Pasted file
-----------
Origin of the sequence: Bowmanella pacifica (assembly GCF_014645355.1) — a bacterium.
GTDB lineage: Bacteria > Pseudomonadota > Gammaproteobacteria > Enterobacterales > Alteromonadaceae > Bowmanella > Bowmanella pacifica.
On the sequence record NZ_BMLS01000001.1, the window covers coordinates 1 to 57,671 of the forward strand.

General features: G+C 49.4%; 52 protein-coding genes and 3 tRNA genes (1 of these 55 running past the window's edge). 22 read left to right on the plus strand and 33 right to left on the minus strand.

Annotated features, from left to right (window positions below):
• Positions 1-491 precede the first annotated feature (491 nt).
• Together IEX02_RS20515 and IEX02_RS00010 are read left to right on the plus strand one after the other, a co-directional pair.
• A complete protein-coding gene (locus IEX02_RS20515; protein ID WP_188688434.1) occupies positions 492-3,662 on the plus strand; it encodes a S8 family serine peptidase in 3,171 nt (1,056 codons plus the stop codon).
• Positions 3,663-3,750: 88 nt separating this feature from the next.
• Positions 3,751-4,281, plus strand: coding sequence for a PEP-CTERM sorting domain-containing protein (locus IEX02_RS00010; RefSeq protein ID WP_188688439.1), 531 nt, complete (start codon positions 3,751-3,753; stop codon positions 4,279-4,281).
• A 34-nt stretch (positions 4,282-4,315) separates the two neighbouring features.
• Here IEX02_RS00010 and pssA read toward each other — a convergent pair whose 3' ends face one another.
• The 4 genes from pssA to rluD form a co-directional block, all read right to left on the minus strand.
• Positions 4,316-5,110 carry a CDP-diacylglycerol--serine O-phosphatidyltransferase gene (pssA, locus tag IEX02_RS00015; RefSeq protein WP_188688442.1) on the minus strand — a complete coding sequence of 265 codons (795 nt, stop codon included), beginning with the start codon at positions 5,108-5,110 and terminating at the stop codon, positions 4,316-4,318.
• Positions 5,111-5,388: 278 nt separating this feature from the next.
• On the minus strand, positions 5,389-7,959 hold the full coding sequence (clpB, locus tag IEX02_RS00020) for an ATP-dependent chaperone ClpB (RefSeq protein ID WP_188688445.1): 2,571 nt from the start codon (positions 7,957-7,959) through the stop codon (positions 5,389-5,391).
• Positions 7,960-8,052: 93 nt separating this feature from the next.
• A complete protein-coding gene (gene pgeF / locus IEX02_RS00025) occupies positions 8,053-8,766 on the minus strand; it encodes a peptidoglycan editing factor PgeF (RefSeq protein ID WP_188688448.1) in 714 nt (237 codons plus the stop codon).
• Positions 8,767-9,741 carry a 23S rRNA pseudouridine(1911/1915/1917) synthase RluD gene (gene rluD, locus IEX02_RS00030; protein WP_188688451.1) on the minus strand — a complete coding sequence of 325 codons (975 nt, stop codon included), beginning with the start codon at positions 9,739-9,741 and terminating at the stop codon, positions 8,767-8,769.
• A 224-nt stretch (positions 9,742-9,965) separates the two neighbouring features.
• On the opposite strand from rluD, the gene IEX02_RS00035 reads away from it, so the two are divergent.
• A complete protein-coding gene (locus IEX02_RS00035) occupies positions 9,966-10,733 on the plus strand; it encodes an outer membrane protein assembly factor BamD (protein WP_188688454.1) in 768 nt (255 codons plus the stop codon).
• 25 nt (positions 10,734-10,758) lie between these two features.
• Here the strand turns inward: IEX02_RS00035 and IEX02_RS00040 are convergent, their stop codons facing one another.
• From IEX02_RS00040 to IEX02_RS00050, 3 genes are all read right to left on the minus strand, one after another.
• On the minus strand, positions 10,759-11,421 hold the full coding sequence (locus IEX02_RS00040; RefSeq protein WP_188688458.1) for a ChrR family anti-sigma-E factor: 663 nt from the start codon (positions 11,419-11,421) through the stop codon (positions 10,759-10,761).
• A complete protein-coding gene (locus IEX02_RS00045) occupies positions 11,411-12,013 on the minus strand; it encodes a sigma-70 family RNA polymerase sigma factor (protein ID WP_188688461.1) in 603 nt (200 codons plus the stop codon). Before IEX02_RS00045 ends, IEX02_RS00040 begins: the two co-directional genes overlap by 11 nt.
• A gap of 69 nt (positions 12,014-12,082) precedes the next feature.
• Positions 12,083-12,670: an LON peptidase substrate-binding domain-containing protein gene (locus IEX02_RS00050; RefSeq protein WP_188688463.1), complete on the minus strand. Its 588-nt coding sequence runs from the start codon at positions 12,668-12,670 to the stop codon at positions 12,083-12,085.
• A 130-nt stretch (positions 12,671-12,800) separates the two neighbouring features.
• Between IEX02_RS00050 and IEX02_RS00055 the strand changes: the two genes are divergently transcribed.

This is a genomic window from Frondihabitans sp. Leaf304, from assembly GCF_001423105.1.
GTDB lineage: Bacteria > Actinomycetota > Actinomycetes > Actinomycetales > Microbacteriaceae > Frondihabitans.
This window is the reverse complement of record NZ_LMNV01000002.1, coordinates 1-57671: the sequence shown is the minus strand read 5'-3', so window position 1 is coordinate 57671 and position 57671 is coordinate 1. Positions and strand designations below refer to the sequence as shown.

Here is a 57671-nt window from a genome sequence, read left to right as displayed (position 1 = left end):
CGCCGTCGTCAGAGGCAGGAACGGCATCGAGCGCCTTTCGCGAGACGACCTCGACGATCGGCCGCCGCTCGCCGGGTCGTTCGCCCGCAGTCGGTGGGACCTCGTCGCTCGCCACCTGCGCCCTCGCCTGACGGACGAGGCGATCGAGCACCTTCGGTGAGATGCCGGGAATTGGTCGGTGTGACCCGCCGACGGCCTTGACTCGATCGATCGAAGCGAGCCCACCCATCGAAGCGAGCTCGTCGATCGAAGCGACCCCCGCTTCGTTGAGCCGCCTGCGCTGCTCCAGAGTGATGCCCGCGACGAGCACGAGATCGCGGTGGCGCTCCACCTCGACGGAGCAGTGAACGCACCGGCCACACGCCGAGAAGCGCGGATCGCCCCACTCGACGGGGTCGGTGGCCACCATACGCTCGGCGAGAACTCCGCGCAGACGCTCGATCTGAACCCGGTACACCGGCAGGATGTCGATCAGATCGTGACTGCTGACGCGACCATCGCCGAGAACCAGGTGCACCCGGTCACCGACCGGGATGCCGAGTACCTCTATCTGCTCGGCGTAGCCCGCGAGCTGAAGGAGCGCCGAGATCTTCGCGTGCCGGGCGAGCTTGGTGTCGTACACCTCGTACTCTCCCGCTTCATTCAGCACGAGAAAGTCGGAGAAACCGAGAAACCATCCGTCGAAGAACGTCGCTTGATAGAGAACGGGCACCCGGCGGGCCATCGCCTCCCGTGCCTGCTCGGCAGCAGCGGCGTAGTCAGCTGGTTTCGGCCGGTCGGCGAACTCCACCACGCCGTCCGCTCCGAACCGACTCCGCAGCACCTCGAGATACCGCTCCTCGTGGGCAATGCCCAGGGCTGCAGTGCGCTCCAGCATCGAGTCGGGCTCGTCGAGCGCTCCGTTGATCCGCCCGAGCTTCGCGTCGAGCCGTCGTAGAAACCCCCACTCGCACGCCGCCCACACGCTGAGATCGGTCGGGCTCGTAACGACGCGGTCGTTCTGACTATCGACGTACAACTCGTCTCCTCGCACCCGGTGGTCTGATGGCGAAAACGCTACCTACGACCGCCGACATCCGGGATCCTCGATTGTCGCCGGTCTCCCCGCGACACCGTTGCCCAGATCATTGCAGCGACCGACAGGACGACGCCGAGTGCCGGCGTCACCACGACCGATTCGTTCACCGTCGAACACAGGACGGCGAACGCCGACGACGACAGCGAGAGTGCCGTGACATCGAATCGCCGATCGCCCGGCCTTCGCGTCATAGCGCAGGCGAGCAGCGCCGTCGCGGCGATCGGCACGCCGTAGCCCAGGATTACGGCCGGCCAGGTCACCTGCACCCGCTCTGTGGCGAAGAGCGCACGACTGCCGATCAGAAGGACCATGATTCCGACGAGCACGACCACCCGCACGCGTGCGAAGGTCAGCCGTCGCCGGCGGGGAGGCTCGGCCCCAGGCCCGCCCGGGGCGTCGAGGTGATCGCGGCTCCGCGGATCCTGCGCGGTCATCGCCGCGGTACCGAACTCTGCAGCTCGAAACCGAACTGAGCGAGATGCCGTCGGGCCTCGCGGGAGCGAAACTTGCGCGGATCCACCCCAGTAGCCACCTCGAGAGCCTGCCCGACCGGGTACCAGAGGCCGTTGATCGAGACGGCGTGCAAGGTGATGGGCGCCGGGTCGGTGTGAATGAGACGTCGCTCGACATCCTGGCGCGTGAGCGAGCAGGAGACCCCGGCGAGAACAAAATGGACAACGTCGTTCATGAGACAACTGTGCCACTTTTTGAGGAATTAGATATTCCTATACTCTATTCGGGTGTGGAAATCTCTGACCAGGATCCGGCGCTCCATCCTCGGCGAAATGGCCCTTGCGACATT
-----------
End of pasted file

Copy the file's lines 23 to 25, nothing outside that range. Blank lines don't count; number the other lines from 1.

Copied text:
• 25 nt (positions 10,734-10,758) lie between these two features.
• Here the strand turns inward: IEX02_RS00035 and IEX02_RS00040 are convergent, their stop codons facing one another.
• From IEX02_RS00040 to IEX02_RS00050, 3 genes are all read right to left on the minus strand, one after another.